The cheapest Arduino money can buy

So curiosity got the better of me and I wandered since Arduino is open source, if it would be possible to build an arduino without any pull-up resistors, fancy oscillators, simply a chip and a breadboard. Oh and I wanted to make sure it was cheap!

TL;DR – I did it.

The process did take awhile I ran into multiple challenges along the way. Keep in mind I didn’t have a chip programmer, so I needed to use an arduino to actually burn the boot loader code, and since I didn’t have an uno, I had to actually breadboard out the burn. In the end I am able to use a cheap FTDI adapter to program my “Arduino”

The crazy plane

1. Atmega328 ( I screwed up and got the 328-PU, so I had a little more heartache) This one is nice, because it’s already flashed with Arduino: but to really cut your teeth get the PU model, and save a dollar

2. a breadboard w/ wires.

3. A couple of LED’s

4. If you don’t have an uno to use the FTDI, get a FTDI adapter

5. 0.1uF Capacitor

Total Price:
Atmega: 3.55
Breadboard: 9.69
LED: 4.57
FTDI: 12.71
0.1uF: .25
For a total of: 30.77

Not a totally stellar price, by any means, but look around for a cheaper stuff you will find it. Also in the end you can actually incorporate an arduino into your final soldered circuit board, only adding 3.55, Very nice.

The plan:

This is the programmer.

So I was using the Arduino Mega 2560 to program:


I know the wiring looks scary but it is actually very simple, here is the layout of the actual atmega chip:

So the wiring goes like this:

Pin 1 – To Arduino Mega Pin 53
Pin 17 – To Arduino Mega Pin 51
Pin 18 – To Arduino Mega Pin 50
Pin 19 – To Arduino Mega Pin 52

Pin 7 – +5v
Pin 20 – +5v
Pin 8 – Ground
Pin 22 – Ground

Optional: Pin 13 to LED for status

For mega:
Also on the Arduino you need a .1uF capacitor, to prevent reset when the boot loader is uploaded I did this. That looks like this:

You will need a 0.1uF capacitor for the FTDI programming as well.

The last think you need to do is hook up your FTDI +5v and Ground to your breadboard rail, as there simply isn’t enough power supplied from the Arduino to run 2 Arduinos

Now that you have done that you need to program your Arduino to Accept firmware (To be a ISP), First you need to upload the Example ArduinoISP:
Screen Shot 2014-10-17 at 9.56.14 AM

You must select your serial port etc, like normal, and upload the program. Now in the Arduino software go to Arduino > Preference, get your sketchbook location:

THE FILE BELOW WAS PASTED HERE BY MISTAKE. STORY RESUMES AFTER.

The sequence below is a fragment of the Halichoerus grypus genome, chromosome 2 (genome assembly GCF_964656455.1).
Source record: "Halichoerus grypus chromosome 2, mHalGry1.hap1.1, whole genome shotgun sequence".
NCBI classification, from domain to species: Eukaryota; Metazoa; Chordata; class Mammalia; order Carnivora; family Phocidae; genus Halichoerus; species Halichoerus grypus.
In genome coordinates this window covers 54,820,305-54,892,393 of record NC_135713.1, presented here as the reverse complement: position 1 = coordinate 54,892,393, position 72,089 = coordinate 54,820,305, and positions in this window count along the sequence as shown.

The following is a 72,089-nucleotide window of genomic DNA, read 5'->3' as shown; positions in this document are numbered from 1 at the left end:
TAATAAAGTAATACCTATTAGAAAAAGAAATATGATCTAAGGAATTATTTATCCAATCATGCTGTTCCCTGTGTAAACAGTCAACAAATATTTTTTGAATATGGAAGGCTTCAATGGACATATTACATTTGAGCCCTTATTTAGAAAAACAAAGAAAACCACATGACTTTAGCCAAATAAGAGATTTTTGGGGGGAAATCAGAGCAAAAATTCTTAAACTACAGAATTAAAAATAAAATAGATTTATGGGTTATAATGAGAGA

Screen Shot 2014-10-17 at 9.57.34 AM

Now completely close the Arduino software, I have attached to this post the required, hardware file for Breadboarding Arduino, you must copy this into the hardware location of your sketchbook folder, like so:
Screen Shot 2014-10-17 at 9.59.11 AM

Ok you can now open up Arduino again. Notice the new board!

Screen Shot 2014-10-17 at 10.01.33 AM

Now if you went the manly way of the PU chip, you need to edit your avrdude.conf, mine was located here, your mileage WILL very:


You need to find the section labeled: ATmega328P and change the signature make it look like this:

#signature = 0x1e 0x95 0x0F;
signature = 0x1e 0x95 0x14;

You will need both of these, so just comment them out the one for now and then add the other.

ok so now let’s burn this boot loader. Select the Serial port of the Arduino Mega, like normal. Change the programmer to Arduino as ISP:

Screen Shot 2014-10-17 at 10.06.25 AM

Screen Shot 2014-10-17 at 10.07.00 AM

You should see the light start flashing (if you hooked it up) it takes about 30 seconds to flash the chip. If you see an error about the signature, edit the avrdude.conf again, and switch the # in front of signatures around.

ok from there if you get no errors, you are flashed, and now running the Arduino boot loader.

Now comes the fun part running code.

You must connect the FTDI adapter.

So it goes like this:

Pin 1 -> 0.1uF capacitor -> DTR
Pin 2 -> TX
Pin 3 -> RX
Pin 7 -> +5v
Pin 8 -> GND
Pin 20 -> +5v
Pin 22 -> GND

For the blink application
Pin 19 -> LED +

now you can upload your Arduino software anytime you want.

–John “Think Tiny” Hass

2 thoughts on “The cheapest Arduino money can buy

  1. Gok Phuong

    Did you have trouble opening the chip? I tried to open my chip but found it very difficult and broke the first chip I bought. Luckily I had ordered four of them so I tried opening the second one with a dremel tool. The second one I took too much away and the chip was also broken. The third time I tried I got the chip open and there was no damage but the wires inside the chip were too small to soder to.

    I don’t think it is easily possible to open the chip and make it into an Arduino because you need special microscopic sodering equipment.


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